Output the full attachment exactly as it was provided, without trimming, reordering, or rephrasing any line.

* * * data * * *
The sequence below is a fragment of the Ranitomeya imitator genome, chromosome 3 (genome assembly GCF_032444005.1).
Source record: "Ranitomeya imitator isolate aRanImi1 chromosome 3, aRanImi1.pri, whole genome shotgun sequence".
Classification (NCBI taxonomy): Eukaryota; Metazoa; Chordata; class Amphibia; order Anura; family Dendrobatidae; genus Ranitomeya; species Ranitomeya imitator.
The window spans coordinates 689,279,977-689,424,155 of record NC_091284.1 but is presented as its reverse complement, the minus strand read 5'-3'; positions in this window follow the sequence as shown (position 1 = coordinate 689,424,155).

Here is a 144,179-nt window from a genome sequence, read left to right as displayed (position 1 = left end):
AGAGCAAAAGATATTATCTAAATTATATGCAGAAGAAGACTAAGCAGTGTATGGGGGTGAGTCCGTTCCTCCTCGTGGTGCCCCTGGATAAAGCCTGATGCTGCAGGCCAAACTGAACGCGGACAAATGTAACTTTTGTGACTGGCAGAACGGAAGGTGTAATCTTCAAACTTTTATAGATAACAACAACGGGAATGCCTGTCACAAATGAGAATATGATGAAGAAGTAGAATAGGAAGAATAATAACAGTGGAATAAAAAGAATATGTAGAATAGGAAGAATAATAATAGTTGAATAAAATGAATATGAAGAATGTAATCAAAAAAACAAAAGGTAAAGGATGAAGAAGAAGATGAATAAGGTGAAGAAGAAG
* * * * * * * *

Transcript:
The sequence below is a fragment of the Ranitomeya imitator genome, chromosome 3 (genome assembly GCF_032444005.1).
Source record: "Ranitomeya imitator isolate aRanImi1 chromosome 3, aRanImi1.pri, whole genome shotgun sequence".
Classification (NCBI taxonomy): Eukaryota; Metazoa; Chordata; class Amphibia; order Anura; family Dendrobatidae; genus Ranitomeya; species Ranitomeya imitator.
The window spans coordinates 689,279,977-689,424,155 of record NC_091284.1 but is presented as its reverse complement, the minus strand read 5'-3'; positions in this window follow the sequence as shown (position 1 = coordinate 689,424,155).

Here is a 144,179-nt window from a genome sequence, read left to right as displayed (position 1 = left end):
AGAGCAAAAGATATTATCTAAATTATATGCAGAAGAAGACTAAGCAGTGTATGGGGGTGAGTCCGTTCCTCCTCGTGGTGCCCCTGGATAAAGCCTGATGCTGCAGGCCAAACTGAACGCGGACAAATGTAACTTTTGTGACTGGCAGAACGGAAGGTGTAATCTTCAAACTTTTATAGATAACAACAACGGGAATGCCTGTCACAAATGAGAATATGATGAAGAAGTAGAATAGGAAGAATAATAACAGTGGAATAAAAAGAATATGTAGAATAGGAAGAATAATAATAGTTGAATAAAATGAATATGAAGAATGTAATCAAAAAAACAAAAGGTAAAGGATGAAGAAGAAGATGAATAAGGTGAAGAAGAAG